Frederick W. Taylor: Father of Scientific Management, Volume 1

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Harper and Brothers, 1923 - 499 pages

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Page 96 - Trust thyself: every heart vibrates to that iron string. Accept the place the divine Providence has found for you; the society of your contemporaries, the connection of events.
Page 28 - Good," which, I think, was written by your father. It had been so little regarded by a former possessor that several leaves of it were torn out, but the remainder gave me such a turn of thinking as to have an influence on my conduct through life; for I have always set a greater value on the character of a doer of good than on any other kind of reputation ; and if I have been, as you seem to think, a useful citizen, the public owes the advantage of it to that book.
Page 344 - He, like every other man, may properly consider himself as one of the myriad agencies through whom works the Unknown Cause ; and when the Unknown Cause produces in him a certain belief, he is thereby authorized to profess and act out that belief.
Page 13 - The first of these four groups of duties taken over by the management is the deliberate gathering in on the part of those on the management's side of all of the great masses of traditional knowledge, which in the past has been in the heads of the workmen, and in the physical skill and knack of the workmen, which he has acquired through years of experience.
Page 11 - The great revolution that takes place in the mental attitude of the two parties under scientific management is that both sides take their eyes off of the division of the surplus as the all-important matter, and together turn their attention toward increasing the size of the surplus until this surplus becomes so large that it is unnecessary to quarrel over how it shall be divided.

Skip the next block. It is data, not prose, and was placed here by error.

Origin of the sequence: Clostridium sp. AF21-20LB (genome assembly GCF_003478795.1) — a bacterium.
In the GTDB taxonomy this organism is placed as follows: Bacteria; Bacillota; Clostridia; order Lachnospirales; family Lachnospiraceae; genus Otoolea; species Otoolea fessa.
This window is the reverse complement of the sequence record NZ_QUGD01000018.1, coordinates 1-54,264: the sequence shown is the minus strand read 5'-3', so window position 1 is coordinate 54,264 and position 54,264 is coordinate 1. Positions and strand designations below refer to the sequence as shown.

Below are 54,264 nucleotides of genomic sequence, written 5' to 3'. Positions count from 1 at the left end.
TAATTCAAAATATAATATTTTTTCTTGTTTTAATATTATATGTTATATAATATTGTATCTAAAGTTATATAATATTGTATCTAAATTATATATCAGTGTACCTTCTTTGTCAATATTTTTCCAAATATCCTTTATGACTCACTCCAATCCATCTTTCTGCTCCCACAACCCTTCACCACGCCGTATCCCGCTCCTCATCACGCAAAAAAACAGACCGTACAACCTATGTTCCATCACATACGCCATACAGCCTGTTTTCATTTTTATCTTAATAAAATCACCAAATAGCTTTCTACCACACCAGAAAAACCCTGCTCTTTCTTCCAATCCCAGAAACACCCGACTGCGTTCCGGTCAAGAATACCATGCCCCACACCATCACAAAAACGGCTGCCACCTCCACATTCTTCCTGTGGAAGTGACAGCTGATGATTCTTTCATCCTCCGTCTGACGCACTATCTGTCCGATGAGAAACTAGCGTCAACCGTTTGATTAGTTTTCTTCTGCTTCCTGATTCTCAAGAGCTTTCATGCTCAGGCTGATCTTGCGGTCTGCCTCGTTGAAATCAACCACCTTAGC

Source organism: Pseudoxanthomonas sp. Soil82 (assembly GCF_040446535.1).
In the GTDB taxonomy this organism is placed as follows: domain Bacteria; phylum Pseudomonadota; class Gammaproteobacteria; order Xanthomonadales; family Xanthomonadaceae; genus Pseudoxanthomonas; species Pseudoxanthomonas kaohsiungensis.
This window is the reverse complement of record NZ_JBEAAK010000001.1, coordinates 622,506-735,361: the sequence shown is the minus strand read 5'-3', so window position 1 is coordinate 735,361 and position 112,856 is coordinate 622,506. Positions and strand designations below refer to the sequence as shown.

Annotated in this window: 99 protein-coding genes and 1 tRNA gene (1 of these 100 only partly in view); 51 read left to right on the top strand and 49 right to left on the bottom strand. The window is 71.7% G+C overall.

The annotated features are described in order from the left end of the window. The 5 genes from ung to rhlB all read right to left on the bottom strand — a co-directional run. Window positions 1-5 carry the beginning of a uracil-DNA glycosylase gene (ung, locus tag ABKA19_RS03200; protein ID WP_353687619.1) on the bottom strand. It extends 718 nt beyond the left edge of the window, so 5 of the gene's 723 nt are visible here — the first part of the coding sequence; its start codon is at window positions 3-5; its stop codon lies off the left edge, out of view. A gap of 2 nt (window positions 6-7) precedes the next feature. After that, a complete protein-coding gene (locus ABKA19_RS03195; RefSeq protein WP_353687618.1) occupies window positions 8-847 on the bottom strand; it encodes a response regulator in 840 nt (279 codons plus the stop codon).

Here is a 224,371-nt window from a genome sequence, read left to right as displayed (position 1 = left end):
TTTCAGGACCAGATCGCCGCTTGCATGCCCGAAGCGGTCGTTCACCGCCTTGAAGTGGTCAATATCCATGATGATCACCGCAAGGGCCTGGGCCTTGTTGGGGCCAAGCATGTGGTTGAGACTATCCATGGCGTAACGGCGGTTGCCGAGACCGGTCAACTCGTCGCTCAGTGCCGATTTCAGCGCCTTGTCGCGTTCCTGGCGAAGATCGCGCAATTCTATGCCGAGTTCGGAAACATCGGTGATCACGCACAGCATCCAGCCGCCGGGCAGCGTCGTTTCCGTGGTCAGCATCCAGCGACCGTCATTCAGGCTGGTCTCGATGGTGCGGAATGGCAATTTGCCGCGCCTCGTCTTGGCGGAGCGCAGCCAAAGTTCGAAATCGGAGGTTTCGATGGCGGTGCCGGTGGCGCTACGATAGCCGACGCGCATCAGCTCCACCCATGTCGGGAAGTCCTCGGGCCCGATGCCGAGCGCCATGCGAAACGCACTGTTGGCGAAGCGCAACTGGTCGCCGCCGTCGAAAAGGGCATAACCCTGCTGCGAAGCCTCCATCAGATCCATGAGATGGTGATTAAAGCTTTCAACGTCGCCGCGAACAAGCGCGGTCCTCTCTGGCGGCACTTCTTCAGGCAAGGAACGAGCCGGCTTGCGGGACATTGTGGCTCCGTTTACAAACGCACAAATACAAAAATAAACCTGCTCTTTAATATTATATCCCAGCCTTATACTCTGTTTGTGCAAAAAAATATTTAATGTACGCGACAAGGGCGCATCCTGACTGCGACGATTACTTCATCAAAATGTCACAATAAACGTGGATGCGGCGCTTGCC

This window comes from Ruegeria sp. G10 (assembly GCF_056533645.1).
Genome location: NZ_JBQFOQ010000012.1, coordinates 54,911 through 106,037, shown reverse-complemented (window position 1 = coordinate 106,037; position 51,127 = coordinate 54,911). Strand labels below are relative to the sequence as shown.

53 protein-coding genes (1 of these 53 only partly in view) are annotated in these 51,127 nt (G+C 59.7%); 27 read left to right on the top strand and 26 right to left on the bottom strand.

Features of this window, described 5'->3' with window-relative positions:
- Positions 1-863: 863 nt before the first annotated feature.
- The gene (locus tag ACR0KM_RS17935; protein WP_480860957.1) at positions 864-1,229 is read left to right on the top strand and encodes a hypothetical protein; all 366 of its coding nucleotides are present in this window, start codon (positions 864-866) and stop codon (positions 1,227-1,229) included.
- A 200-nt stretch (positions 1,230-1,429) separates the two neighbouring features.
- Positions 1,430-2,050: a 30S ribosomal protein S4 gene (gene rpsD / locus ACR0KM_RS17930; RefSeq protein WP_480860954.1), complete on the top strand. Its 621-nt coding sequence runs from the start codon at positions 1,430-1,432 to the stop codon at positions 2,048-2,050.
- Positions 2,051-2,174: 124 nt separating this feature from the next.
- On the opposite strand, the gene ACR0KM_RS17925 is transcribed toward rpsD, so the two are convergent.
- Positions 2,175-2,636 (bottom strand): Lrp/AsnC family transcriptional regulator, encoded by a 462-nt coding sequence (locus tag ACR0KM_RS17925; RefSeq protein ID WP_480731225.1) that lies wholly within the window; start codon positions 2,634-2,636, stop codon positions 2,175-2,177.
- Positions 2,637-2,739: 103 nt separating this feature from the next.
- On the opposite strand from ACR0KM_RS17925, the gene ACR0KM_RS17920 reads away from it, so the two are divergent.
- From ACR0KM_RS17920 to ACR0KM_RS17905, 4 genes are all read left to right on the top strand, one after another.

Page 11 - Now, in its essence, scientific management involves a complete mental revolution on the part of the workingman engaged in any particular establishment or industry — a complete mental revolution on the part of these men as to their duties toward their work, toward their fellow men, and toward their employers. And it involves the equally complete mental revolution on the part of those on the management's side — the foreman, the superintendent, the owner of the business, the board of directors —...
Page 59 - When I say, My bed shall comfort me, My couch shall ease my complaint; Then thou scarest me with dreams, And terrifiest me through visions : So that my soul chooseth strangling, And death rather than my life.
Page 11 - They both realize that when they substitute friendly cooperation and mutual helpfulness for antagonism and strife they are together able to make this surplus so enormously greater than it was in the past that there is ample room for a large increase in wages for the workmen and an equally great increase in profits for the manufacturer.
Page 11 - Both sides must recognizejas essential the substitution of exact scientific investigation and knowledge for the old individual judgment or opinion, either of the workman or the boss, in all matters relating to the work done in the establishment.
Page 208 - take it easy' is greatly increased by bringing a number of men together on similar work and at a uniform standard rate of pay by the day. "Under this plan the better men gradually but surely slow down their gait to that of the poorest and least efficient. When a naturally energetic man works for a few days beside a lazy one, the logic of the situation is unanswerable. 'Why should I work hard when that...

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